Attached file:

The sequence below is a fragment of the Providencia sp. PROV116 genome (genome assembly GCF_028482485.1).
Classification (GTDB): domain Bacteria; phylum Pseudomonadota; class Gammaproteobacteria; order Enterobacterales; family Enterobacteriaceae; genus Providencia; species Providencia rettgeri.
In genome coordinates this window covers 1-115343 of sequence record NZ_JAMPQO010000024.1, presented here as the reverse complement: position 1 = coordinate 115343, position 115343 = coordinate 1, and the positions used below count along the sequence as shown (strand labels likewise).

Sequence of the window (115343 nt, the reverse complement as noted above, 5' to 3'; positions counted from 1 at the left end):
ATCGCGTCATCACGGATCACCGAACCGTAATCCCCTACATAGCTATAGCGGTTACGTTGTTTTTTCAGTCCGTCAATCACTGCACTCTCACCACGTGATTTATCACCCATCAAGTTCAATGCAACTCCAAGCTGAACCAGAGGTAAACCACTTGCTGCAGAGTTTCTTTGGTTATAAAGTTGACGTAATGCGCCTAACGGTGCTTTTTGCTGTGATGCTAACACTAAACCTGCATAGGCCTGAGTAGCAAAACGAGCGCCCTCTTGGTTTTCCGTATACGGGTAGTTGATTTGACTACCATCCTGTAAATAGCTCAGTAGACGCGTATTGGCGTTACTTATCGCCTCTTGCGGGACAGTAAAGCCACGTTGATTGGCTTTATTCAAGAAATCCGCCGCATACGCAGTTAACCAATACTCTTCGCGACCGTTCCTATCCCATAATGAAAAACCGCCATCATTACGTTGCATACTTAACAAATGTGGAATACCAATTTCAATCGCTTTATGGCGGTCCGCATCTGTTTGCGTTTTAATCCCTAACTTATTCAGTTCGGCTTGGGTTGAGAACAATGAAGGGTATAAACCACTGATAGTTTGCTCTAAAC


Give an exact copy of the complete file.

The sequence below is a fragment of the Providencia sp. PROV116 genome (genome assembly GCF_028482485.1).
Classification (GTDB): domain Bacteria; phylum Pseudomonadota; class Gammaproteobacteria; order Enterobacterales; family Enterobacteriaceae; genus Providencia; species Providencia rettgeri.
In genome coordinates this window covers 1-115343 of sequence record NZ_JAMPQO010000024.1, presented here as the reverse complement: position 1 = coordinate 115343, position 115343 = coordinate 1, and the positions used below count along the sequence as shown (strand labels likewise).

Sequence of the window (115343 nt, the reverse complement as noted above, 5' to 3'; positions counted from 1 at the left end):
ATCGCGTCATCACGGATCACCGAACCGTAATCCCCTACATAGCTATAGCGGTTACGTTGTTTTTTCAGTCCGTCAATCACTGCACTCTCACCACGTGATTTATCACCCATCAAGTTCAATGCAACTCCAAGCTGAACCAGAGGTAAACCACTTGCTGCAGAGTTTCTTTGGTTATAAAGTTGACGTAATGCGCCTAACGGTGCTTTTTGCTGTGATGCTAACACTAAACCTGCATAGGCCTGAGTAGCAAAACGAGCGCCCTCTTGGTTTTCCGTATACGGGTAGTTGATTTGACTACCATCCTGTAAATAGCTCAGTAGACGCGTATTGGCGTTACTTATCGCCTCTTGCGGGACAGTAAAGCCACGTTGATTGGCTTTATTCAAGAAATCCGCCGCATACGCAGTTAACCAATACTCTTCGCGACCGTTCCTATCCCATAATGAAAAACCGCCATCATTACGTTGCATACTTAACAAATGTGGAATACCAATTTCAATCGCTTTATGGCGGTCCGCATCTGTTTGCGTTTTAATCCCTAACTTATTCAGTTCGGCTTGGGTTGAGAACAATGAAGGGTATAAACCACTGATAGTTTGCTCTAAAC